New Book Examines Segregation and Education in Milwaukee

New Wisconsin Historical Society Press release not only provides insight into the effects of Milwaukee’s segregation on the education of its children, it could be a great study for writers who are interest in this subject. The author speaks tomorrow (Nov. 20) at Boswell Book Company whose owner Daniel Goldin was honored with CWW’s 2014 Christopher Latham Sholes Award, which is present to an individual or organization for “outstanding encouragement of Wisconsin writers.”

New Book Details Tumultuous History of ‘Educating Milwaukee’
Educating Milwaukee by James K. NelsenThe history of American public education has been arduous and exciting, controversial and celebrated, and perhaps nowhere more so than in Milwaukee, Wisconsin. From segregation and school choice to debates over funding and curriculum guidelines, Milwaukee has been a national epicenter for educational changes and choices. In his new Wisconsin Historical Society Press book, Educating Milwaukee: How One City’s History of Segregation and Struggle Shaped Its Schools, Dr. James K. Nelsen chronicles Milwaukee’s unique struggle for integration and quality education and traces the origins of the modern school choice movement, which has been growing in strength throughout the United States.
Nelsen follows Milwaukee’s tumultuous education history through three eras: “no choice,” “forced choice,” and “school choice.” He details the story of Milwaukee’s choice movement through to modern times. Today, Milwaukee families have more schooling options than ever — with charter schools, open enrollment, state-funded vouchers, and neighborhood schools — and yet Milwaukee’s impoverished African American students still struggle to succeed and stay in school.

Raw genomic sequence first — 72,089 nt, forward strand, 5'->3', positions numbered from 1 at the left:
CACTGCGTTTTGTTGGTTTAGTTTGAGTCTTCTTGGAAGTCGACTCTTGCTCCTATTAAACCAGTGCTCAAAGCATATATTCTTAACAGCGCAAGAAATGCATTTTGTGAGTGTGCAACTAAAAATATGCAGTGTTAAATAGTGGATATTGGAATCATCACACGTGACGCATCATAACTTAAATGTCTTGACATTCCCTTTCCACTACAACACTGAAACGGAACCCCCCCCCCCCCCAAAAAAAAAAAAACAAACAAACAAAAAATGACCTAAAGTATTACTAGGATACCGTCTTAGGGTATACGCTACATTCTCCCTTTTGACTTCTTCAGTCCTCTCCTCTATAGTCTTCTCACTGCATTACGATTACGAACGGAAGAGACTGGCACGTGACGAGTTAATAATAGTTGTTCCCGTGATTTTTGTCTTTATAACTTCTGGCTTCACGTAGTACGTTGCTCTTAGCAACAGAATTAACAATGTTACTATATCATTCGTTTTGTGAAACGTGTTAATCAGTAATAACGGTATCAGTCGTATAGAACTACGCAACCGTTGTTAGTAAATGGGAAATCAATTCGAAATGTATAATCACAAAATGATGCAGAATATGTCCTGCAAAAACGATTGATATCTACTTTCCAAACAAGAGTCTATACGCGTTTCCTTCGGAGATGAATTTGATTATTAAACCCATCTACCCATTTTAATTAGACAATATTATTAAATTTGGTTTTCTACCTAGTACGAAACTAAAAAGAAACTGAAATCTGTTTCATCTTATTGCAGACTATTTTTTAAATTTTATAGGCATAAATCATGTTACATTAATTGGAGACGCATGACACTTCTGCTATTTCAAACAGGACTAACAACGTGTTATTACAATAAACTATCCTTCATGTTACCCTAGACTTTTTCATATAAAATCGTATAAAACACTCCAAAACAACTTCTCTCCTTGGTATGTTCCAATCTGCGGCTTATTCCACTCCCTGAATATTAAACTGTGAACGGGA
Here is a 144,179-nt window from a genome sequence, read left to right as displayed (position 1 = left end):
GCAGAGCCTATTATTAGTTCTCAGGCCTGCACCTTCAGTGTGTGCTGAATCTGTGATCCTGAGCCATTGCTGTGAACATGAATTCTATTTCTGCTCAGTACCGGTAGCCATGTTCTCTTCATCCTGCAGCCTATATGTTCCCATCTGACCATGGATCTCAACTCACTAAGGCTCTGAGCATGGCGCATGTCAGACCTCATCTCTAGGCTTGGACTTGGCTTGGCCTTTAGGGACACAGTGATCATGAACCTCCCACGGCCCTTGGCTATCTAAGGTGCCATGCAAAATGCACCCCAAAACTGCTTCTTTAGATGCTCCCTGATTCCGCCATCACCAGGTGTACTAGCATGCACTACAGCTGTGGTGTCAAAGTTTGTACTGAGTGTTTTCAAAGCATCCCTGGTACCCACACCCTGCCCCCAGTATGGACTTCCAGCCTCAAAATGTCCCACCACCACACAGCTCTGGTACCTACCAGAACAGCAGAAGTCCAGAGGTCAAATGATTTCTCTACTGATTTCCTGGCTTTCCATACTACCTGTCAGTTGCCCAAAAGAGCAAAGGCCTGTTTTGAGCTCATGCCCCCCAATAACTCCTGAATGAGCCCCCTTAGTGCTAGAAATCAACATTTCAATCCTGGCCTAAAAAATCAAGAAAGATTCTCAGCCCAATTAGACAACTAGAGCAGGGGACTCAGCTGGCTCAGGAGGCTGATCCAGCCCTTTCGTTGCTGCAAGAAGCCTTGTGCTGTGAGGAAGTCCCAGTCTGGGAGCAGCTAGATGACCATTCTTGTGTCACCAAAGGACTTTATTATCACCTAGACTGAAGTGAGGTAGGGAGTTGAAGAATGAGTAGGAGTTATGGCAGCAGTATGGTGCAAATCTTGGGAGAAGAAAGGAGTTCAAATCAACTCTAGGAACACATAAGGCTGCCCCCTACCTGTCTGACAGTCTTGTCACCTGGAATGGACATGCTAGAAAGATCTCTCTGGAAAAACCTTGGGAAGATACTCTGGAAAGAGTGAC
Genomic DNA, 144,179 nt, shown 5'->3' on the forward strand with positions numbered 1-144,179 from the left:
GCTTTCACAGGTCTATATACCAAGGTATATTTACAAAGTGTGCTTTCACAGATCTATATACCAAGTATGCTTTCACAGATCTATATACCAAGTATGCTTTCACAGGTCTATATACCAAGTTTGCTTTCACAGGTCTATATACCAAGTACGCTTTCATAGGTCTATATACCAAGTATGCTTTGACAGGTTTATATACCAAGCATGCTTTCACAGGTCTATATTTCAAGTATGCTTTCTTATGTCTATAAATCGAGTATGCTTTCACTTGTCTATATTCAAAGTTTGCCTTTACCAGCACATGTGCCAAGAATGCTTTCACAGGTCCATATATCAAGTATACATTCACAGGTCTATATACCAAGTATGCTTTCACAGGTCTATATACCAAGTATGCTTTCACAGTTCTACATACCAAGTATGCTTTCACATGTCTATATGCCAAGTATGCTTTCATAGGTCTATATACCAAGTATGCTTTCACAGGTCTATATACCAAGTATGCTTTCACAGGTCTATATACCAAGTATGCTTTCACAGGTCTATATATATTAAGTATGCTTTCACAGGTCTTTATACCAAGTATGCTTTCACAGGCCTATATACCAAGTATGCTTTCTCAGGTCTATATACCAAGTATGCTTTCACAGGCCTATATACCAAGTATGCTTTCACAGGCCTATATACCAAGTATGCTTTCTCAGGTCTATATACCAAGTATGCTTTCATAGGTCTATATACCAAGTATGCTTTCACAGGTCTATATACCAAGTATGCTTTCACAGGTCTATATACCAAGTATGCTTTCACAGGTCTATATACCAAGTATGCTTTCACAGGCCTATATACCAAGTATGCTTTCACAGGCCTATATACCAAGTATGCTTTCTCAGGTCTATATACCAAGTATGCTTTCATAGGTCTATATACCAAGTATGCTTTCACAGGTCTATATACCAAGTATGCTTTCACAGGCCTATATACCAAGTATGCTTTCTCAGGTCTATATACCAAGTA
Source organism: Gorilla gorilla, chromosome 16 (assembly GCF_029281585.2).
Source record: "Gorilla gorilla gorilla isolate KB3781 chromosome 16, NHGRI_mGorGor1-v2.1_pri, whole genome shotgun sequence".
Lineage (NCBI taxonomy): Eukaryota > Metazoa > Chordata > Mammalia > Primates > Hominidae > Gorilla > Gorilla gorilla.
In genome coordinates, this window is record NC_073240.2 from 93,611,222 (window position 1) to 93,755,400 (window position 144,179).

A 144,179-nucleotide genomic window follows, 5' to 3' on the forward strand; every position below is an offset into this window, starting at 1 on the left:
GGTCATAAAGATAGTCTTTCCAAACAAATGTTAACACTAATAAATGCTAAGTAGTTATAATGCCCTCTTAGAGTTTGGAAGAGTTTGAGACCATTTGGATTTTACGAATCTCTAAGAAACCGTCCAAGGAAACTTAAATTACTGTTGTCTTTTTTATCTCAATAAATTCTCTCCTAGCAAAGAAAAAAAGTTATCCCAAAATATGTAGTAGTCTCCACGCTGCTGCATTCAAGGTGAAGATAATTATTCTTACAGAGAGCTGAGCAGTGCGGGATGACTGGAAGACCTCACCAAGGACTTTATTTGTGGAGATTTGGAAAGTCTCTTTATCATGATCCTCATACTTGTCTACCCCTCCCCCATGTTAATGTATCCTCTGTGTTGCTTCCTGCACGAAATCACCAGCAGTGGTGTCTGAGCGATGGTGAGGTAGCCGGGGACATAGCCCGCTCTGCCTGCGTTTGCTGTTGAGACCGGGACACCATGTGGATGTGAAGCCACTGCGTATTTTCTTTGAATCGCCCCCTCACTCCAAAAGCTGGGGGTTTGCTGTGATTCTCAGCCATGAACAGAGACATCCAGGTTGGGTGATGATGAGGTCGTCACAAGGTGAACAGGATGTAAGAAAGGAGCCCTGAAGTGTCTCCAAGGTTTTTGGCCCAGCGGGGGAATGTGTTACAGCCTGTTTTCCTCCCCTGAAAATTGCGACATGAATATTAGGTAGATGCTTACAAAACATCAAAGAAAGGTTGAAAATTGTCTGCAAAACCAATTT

“Educating Milwaukee” also shares how competing visions of equity and excellence have played out in one city’s schools in the modern era, offering both a cautionary tale and a “choice” example. The book will be available in bookstores everywhere and online retailers later this month. An e-book edition will also be available.
Join author and educator Dr. James K. Nelsen for a discussion of the unique story of “Educating Milwaukee” and the city’s ongoing struggles for integration and quality education, including school-choice, at a special book launch event Friday, Nov. 20, at 7 p.m. at Boswell Book Company, 2559 N. Downer Ave., Milwaukee. There will be time for audience questions. A book signing will follow.
Media: For a review copy of “Educating Milwaukee,” to interview the author, or for more information, please contact Kristin Gilpatrick, Wisconsin Historical Society Press, 816 State St., Madison, WI 53706; 608-264-6465; email:
The Wisconsin Historical Society Press, publishing the best of
Wisconsin history and culture since 1855 as a division of the Wisconsin Historical Society
About the Author
James K. Nelsen has a PhD in urban history from the University of Wisconsin-Milwaukee and teaches high school social studies at Golda Meir School in Milwaukee, a public magnet school for college-bound students in grades 3 through 12. As a lifelong resident of Milwaukee, he finds the history of the city fascinating, from its early days in the mid-nineteenth century to the modern challenges of urban life today. As a teacher, he enjoys researching the history of education from colonial times to the present. When not teaching or researching, he enjoys volunteering with youth groups, exploring his city, and following his beloved Milwaukee Brewers baseball team.

More about the Council for Wisconsin Writers and its awards is at CWW is accepting entries for its 2015 awards. Entry deadline is Feb. 1, 2016.


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